Hi, Paolo, and all,
agreed on method vs. methodology. The SFM is an “approach”, mostly method, with some methodological reflection.
On the social dilemma, I would disagree: Look at the applications of the SFM (the Fullwiler/Elsner/Natarajan-edited book has quite a number of diverse applications, an older Groenewegen/Elsner vol. on industrial policy has another most interesting case by Greg and Steve Bolduc).
What I found most convincing in many of these cases is that, although not explicitly mentioned, many cases deal exactly with collective dilemmas, and show related collective lock-ins as a result of complex filled-in and “run” SFMs. It is getting very clear then that the collective lock-ins cannot be solved other than by value changes or institutional reform (and which ones). Something that we otherwise would not have recognized in the raw material, or would have needed very difficult verbal arguments to reach at. Or would have to apply, most insufficiently, an evolutionary game model (which I sometimes did).
As an instance, if you look at the Hayden/Bolduc chapter (#9) in the Groenewegen/Elsner Kluwer/Springer book of 2000 (old, but, at least, this century!), you will find a spectacular corporate-state locked-in system that explains why a Nebraska-based inter-state low radioactive waste disposal site will come out at a surprisingly huge expense of the taxpayer, a result of a one-sided “solution” of a collective dilemma, a win-lose PD-“solution”.
BTW, Greg, in the early 2000s, managed with this study (which went public even up to the national level) to prevent that project! An ideal case of what effect a study can have in the real world.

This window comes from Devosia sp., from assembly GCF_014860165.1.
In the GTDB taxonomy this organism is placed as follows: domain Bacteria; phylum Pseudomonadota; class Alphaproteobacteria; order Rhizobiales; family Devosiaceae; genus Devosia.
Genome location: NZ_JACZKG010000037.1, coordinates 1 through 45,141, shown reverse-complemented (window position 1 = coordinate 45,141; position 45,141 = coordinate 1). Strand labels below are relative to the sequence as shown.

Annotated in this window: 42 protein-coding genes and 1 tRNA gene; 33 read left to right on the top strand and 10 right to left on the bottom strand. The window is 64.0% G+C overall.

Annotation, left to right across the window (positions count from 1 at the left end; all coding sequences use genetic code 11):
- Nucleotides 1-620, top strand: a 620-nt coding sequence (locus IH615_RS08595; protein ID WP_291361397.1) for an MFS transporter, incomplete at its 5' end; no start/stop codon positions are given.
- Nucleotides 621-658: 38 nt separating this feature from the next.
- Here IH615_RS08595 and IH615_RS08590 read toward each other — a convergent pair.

I would be glad if a new generation of early-career scholars would get aware of the SFM-approach, apply it and weave into it recent computational methods, where applicable. My impression is that Greg once succeeded to educate one, two generations of scholars who worked with the SFM, but some (including my own ex-PhD students and RAs) were more attracted by recent computational methods (they ARE institutionalists!).
So far for today.
my impression is that much of the discussion about the SFM is unclear - in terms of shifting agreements and disagreements - because of a confusion that is frequent within the discipline. Just to make my point, you cite the following remark on the SFM:
'The SFM “methodology is philosophically and theoretically developed from, and consistent with, the original evolutionary-institutional economics . . . and is one of the most comprehensive, empirical, and policy-relevant methodologies to come out of OIE”'.
I do not want to be pedantic but SFM is not a ‘methodology’ (‘the analysis of the principles or procedures of inquiry in a particular field’ – Merriam Webster) but a method (‘a way, technique, or process of or for doing something’ - ibid).
Whether a method (a tool) such as the SFM - or ABM - is most appropriate to deal with a specific problem depends on methodology. If I am carrying out a thought experiment – consider the ‘trivial’ issues underlying the Prisoners’ Dilemma - SFM may even be of no use at all. And, yet, thought experiments are important.